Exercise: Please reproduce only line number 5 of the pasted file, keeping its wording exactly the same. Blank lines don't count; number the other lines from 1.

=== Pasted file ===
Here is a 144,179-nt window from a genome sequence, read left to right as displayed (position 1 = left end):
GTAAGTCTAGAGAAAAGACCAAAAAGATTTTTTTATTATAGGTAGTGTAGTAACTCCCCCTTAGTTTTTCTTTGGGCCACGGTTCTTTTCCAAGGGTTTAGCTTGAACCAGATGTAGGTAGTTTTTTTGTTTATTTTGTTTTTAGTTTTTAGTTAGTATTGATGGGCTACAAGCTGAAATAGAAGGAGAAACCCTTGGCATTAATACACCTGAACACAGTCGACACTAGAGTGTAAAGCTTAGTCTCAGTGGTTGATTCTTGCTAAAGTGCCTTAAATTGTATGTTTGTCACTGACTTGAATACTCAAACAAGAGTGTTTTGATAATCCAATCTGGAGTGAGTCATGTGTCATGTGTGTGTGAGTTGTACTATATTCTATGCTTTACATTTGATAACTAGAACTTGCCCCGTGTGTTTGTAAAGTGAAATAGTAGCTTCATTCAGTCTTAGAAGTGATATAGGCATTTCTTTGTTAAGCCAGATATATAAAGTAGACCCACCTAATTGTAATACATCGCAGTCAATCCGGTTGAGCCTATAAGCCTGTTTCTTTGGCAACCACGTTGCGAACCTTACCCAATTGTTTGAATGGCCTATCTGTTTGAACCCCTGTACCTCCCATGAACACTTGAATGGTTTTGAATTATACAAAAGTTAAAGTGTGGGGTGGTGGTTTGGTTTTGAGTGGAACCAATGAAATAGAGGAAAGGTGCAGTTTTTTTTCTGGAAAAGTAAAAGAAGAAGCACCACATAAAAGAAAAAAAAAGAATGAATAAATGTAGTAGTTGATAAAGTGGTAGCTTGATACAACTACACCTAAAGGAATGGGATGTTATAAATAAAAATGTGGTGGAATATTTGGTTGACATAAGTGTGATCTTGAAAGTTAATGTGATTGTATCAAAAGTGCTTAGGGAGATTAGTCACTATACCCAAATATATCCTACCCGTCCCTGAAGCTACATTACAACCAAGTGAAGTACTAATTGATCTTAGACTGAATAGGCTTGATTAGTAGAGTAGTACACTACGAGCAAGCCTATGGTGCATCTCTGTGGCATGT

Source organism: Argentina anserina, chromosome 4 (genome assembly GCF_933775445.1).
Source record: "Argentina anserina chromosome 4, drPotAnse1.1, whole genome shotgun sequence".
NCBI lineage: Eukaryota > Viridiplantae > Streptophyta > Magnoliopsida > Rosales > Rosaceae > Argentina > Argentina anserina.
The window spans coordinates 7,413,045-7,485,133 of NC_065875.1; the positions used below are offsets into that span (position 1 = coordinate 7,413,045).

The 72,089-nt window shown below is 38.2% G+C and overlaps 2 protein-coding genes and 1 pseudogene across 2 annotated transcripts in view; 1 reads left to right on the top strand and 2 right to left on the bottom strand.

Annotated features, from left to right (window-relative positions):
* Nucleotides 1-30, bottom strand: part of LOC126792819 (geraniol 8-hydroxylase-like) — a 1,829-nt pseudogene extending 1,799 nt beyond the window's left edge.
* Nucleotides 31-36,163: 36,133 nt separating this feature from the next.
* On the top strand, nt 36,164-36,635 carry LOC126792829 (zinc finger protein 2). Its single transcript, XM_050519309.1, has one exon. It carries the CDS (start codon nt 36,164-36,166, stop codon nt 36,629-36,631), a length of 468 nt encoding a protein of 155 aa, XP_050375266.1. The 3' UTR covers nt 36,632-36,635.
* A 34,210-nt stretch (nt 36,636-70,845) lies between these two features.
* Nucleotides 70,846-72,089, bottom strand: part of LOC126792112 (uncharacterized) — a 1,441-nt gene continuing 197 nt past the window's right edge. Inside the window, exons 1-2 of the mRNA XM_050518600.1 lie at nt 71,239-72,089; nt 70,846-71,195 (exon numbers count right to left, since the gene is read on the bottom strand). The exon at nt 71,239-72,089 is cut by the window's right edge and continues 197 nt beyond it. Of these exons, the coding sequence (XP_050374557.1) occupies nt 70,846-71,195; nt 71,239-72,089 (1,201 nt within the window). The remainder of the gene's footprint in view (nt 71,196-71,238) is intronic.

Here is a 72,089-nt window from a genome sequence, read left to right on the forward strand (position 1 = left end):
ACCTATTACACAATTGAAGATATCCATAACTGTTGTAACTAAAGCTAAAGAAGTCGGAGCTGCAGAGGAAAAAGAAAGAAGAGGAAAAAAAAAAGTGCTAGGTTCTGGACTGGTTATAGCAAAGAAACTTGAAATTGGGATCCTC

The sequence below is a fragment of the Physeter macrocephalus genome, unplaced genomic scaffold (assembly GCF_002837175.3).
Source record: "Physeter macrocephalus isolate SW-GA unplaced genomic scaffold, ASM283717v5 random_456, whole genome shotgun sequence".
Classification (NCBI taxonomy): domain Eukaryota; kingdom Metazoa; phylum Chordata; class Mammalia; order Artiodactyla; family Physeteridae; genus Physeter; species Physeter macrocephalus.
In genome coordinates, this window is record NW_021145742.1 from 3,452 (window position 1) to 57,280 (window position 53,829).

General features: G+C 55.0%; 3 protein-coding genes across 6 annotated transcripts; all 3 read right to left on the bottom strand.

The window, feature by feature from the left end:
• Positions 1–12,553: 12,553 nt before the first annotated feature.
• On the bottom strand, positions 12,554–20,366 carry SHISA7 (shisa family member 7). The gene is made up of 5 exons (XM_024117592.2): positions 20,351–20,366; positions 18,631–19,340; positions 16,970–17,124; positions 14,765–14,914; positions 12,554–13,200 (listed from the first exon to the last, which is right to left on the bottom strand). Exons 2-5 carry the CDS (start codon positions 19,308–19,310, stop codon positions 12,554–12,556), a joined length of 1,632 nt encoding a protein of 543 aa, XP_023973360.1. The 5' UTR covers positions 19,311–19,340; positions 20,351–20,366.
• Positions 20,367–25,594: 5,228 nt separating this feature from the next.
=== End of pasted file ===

NCBI lineage: Eukaryota > Viridiplantae > Streptophyta > Magnoliopsida > Rosales > Rosaceae > Argentina > Argentina anserina.